Also on tap: Learning management software evolution from first generation to second generation learning systems, and how the unification of virtual learning, virtual classrooms, social, mobile and other disruptive technologies are improving business results.
[Note: This post from noted HR technology advisor Steve Goldberg originally appeared in the July 29, 2012 edition of HRTechTruth. It is re-posted with his kind permission. In the piece, Steve nicely sums up the challenges of getting HR data right.]
re HR data, reporting and metrics … I’d like to share the following (perhaps entertaining) anecdotes that may be useful.
It goes like this … in the 90′s I was brought to Zurich as an expat to run global HRIS for the investment banking division of 1 of the ‘big 3′ Swiss banks at that time. I spent the first month gathering the perspectives of my key internal customers and was then summoned to Basel to meet with the #2 executive in the overall bank. The first half hour of that meeting focused on what the bank was paying in expat costs for me (and my family) to be there. The exec then lit up his cigar, took out a napkin, drew criss-crossing horizontal and vertical lines on it, and said the following: “If you can help us get and maintain a truly accurate headount by business unit / by region (filling in the boxes on the napkin with illustrative numbers), your 3-year stay here in Zurich will be well worth the cost.” We then each had a small cognac in his office for good luck and off I went.
In retrospect, that astute executive knew that the global rollout of an HR-ERP, innovative comp planning and workforce planning tools, and even global HR process re-engineering to leverage the new tools (i.e., the global HRIS function’s mandate) would all be compromised if exec-level consumers of headcount and ‘people cost’ reports didn’t believe the numbers, or the numbers didn’t match the numbers they maintained on their excel s/sheets. Fortunately for me, I had been down this road before. In the late 80′s I received my one and only call from the Chairman of Paine Webber as I ran HRIS there as well. He said the following … “I would like you and your team to suspend all headcount reporting until we can get all employees in the company to Yankee Stadium to raise their hands — so we can finally get an accurate headcount.” We were obviously forced to get it right.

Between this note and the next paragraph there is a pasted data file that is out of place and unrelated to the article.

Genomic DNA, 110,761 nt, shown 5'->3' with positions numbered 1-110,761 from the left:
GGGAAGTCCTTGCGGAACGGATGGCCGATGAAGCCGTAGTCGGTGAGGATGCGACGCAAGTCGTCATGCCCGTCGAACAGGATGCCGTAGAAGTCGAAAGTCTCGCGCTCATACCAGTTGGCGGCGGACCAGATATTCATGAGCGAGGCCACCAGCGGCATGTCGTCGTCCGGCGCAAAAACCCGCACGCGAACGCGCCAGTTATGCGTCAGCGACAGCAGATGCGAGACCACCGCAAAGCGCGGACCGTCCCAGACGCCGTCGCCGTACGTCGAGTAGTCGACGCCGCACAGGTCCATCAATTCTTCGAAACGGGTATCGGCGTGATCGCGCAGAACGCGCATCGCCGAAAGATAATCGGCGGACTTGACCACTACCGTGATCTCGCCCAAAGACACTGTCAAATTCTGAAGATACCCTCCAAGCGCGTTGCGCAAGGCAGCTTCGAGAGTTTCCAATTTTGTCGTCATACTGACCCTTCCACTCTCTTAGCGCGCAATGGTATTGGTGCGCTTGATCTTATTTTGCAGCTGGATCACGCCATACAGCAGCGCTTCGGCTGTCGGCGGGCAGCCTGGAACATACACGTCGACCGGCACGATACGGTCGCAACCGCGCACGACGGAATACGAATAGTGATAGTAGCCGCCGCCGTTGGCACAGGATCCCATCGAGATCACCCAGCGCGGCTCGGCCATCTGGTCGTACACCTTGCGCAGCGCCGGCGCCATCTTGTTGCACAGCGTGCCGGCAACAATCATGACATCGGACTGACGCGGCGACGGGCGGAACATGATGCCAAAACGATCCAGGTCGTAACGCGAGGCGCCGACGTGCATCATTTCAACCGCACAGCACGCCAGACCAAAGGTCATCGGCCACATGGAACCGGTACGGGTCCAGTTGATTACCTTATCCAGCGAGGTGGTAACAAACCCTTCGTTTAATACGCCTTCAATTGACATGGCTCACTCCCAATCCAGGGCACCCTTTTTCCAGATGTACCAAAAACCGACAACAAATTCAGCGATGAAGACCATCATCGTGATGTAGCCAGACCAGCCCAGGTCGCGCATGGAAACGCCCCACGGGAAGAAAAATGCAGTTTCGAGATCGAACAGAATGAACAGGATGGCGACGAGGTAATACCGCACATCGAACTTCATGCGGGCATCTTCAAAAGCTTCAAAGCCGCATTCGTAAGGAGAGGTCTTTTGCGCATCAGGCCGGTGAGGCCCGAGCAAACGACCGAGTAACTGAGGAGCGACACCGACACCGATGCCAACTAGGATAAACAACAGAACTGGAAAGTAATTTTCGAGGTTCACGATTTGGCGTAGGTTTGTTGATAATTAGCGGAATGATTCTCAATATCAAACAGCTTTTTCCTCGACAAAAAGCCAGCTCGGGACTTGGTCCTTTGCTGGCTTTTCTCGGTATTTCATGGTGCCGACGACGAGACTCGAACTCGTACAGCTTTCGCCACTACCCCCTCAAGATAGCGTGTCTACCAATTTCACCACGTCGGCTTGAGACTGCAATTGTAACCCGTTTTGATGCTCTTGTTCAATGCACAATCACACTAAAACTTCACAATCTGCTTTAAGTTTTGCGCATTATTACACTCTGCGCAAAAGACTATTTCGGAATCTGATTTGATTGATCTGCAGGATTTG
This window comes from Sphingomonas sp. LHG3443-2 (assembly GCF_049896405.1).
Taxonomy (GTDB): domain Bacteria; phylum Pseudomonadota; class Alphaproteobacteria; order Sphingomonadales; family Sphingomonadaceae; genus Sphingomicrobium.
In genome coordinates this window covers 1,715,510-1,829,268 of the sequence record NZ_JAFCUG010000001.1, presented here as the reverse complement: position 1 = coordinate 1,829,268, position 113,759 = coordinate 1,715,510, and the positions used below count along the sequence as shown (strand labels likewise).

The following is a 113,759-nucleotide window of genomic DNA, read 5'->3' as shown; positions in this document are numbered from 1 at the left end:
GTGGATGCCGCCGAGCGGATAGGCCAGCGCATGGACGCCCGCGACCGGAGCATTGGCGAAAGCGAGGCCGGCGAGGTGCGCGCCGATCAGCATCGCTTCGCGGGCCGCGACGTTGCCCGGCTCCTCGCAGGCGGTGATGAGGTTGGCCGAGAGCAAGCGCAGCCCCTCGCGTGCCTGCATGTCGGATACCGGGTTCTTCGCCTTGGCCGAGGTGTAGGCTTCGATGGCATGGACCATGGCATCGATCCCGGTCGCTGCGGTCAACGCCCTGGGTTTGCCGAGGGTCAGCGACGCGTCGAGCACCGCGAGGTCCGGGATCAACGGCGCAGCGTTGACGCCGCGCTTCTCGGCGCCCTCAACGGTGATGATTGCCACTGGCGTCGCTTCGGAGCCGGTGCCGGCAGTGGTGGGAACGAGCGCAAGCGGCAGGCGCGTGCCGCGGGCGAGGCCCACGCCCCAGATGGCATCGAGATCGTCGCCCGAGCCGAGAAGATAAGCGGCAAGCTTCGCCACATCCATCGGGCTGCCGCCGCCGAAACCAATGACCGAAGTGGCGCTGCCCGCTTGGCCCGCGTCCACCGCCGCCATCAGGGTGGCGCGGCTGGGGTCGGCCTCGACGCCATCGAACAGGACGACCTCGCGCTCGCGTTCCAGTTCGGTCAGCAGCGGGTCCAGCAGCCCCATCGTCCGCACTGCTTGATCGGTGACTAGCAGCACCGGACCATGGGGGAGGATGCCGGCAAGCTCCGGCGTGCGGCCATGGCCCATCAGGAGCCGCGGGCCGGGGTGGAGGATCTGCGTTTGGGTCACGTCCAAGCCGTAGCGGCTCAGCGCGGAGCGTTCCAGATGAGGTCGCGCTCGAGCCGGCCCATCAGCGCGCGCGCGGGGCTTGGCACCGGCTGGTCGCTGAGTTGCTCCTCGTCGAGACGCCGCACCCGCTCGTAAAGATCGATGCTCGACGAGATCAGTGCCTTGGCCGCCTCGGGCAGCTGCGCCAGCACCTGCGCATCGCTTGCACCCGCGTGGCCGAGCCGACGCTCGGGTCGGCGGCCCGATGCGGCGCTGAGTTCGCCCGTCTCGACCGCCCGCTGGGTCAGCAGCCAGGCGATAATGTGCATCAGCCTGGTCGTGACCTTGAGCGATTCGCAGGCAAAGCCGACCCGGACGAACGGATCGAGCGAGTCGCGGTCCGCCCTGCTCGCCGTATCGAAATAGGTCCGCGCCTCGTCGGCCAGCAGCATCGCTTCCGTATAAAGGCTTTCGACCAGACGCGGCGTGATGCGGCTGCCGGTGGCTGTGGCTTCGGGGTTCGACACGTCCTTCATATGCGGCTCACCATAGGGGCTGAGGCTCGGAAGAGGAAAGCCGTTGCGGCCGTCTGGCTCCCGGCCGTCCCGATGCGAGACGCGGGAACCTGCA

The answer or solution was twofold: Data Standards and Effective Education — including mandatory education and training for all consumers of HR data / reports / metrics … so they (a) understood how ALL numbers were being arrived at; and (b) understood why Finance or Compensation or Benefits or Business Units might report numbers that were different — even though all might still be accurate based on the reporting methodology! The training also included real-time ‘learning tidbits or booster shots’ in how to properly interpret every report or specific data when delivered.
There are appropriate reasons and purposes for counting or not counting employees on salary continuance, or on paid or unpaid leave, or long-term or short-term contractors, or summer interns, or part-timers under or over 20 hours/week … and on the comp costs side, whether to count deferred comp, or sign-on’s, or employee referral bonuses, or other imputed income (e.g., club memberships) or whether to blend different salary rates if multiple assignments for hourlies, etc, etc.
There are 2 choices for getting this right as I see it: Let your line managers, sr execs, HR, Finance and other admin staff throughout the organization spend untold hours (and perhaps millions of dollars) forever reconciling and explaining why numbers are different depending on who reports them (the “1 source of the truth” notion is not enough … purposes will vary) — or aggressively attack this near-universal problem with HR-related data standards and very effective training for all consumers of the information.
If you’re off to OHUG 2012—the annual confab for the Oracle HCM Users Group—in Las Vegas, June 18-22, 2012, mark your event calendar for two enlightening sessions close to our heart, our Tuesday night Sushi & Sake Soiree, and demos of HumanConcepts Suite at Booth #526.
Double Down on HCM Sessions Starring HumanConcepts
Presenter: Rana Hobbs, Director of Customer Success, HumanConcepts
Tuesday, June 19, 2:45-3:45 p.m.
Are you a strategic or reluctant planner? HCI research confirms that organizations that build a management discipline around both organizational planning and talent planning enjoy higher employee engagement, profitability, and strategy alignment.
Presenter: Suzanne Johnson, Director of Global Services, HumanConcepts
Tuesday, June 19, 4:30-5:30 p.m.
Over 40% of mergers, reorganizations, and RIFs fail to meet committed objectives. Learn how to effectively manage worker realignment and reduction processes to achieve goals and pursue new opportunities.
Sushi & Sake Soiree
Stop by the Japonais Lounge inside the Mirage, on Tuesday, June 19, 5:30 to 7:30 p.m. for free sushi and drinks and a chance to unwind after a busy day absorbing the conference. RSVP now to email@example.com.